2. I BECAME A BETTER FRIEND This might sound a little grade six school yard like, but hear me out. I love social media- and I love some of the friendships I have made on my various platforms. But the absence of social media made me miss certain people. And so I picked up the phone and actually called them. And they called me. It was like returning to a time pre-smart phones and to what friendship was like back then: a time you actually connected with a person by hearing their voice and conversing back and forth. And it was awesome. While social media is an amazing tool for connecting people, and I absolutely see its value, the absence of it made me a more intentional friend, and that was such an unexpected bonus.
3. I GOT MORE DONE BY DOING LESS This is revolutionary- be less busy and you get more done! I really had no idea the firm grasp social media had on my life. I kid you not, I was probably engaging in non-intentional (meaning just random scrolling, tweeting, liking, hearting) social media consumption for upwards of 6 hours a day. Yup, you read that right. This six hours was not all at once of course- in line at the grocery store, waiting for my order at a restaurant, while my kids played at the park, as soon as I got out of an appointment, the moment I opened my eyes in the morning, and the last thing I saw before going to sleep. You don’t think those little moments add up to much- what’s 15 minutes here and there, right? But string together those 15 minutes all day long and you get a massive chunk of time that you’ll never get back. Imagine what could be done with six hours a day? The absence of the constant distractions meant my mind was quiet. I was able to think about one thing at a time. And let me tell you, that bore a lot of fruit. I wrote. I schemed. I planned. I dreamed. I prayed. And some serious stuff came to the surface that I think I had suppressed in a sea of social media swimming.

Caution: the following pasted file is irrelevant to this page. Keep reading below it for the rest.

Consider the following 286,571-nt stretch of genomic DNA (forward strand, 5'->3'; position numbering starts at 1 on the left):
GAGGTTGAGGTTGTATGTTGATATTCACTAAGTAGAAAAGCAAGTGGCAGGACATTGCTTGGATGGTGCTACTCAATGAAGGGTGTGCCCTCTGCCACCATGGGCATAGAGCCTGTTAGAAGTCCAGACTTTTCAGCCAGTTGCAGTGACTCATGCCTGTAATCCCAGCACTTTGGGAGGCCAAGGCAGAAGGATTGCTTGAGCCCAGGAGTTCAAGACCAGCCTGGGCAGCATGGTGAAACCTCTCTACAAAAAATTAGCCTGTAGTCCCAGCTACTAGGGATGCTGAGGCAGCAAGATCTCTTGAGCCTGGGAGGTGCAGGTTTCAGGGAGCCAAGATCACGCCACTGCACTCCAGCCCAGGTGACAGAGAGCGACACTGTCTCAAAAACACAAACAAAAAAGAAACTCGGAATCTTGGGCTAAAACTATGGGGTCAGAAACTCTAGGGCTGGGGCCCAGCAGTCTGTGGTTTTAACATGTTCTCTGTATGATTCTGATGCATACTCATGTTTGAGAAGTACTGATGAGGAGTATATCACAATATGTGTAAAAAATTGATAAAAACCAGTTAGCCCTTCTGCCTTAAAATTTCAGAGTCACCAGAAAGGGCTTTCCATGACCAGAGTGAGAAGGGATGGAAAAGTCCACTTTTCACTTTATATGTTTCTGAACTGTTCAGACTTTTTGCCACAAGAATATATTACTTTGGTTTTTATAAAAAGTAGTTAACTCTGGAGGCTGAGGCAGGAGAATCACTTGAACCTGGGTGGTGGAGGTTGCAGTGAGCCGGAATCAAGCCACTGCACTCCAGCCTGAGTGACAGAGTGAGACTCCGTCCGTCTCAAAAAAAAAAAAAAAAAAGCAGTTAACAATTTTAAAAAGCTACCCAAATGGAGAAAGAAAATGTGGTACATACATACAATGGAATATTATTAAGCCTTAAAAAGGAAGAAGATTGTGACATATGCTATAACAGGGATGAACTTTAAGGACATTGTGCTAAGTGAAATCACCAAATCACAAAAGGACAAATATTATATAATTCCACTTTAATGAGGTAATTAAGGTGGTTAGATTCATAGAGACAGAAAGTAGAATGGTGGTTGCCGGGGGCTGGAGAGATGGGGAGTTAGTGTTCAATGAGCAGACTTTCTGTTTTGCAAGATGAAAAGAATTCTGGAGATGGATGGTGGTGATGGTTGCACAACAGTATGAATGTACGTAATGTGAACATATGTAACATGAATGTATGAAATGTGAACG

4. I WAS NICER TO EVERYONE AROUND ME As a result of my phone addiction, I had become so incredibly distracted all the time. I was always finishing up just one last post, always responding to just one more comment. I was always doing something at the same time as something else. And my family suffered. I was short with the people I loved most, and not present to the people with whom I can do the most good. Without constantly feeling pulled in other areas, I was more present and more grounded, and I think everyone benefited from it.
5. I DID NOT COMPARE MYSELF TO STRANGERS The first observation I found when I started engaging in social media again after my social media sabbatical, was that I went right back into comparing myself to total strangers, and feeling envious. No good comes from envy, and I was super surprised how quickly the feeling came over me within seconds of returning to social media. I write all of this because I never thought I could live without social media. And I survived. And I think that you could too.
If you’d like to reduce the amount of time you spend on your phone and examine your relationship with it as a result, here are a few strategies to set you up for success:
– Only use social media at designated times of the day, and stick to these periods like you would a gym class or any other appointment.
– Use a tool like HootSuite to pre-program social media posts so you can streamline your usage of these apps. – Use an app like Freedom or AppDetox to set time limits and block certain apps at certain times to improve productivity, mindfulness, and connection with others. – Remove social media apps from your phone and only use them on your laptop or desktop computer.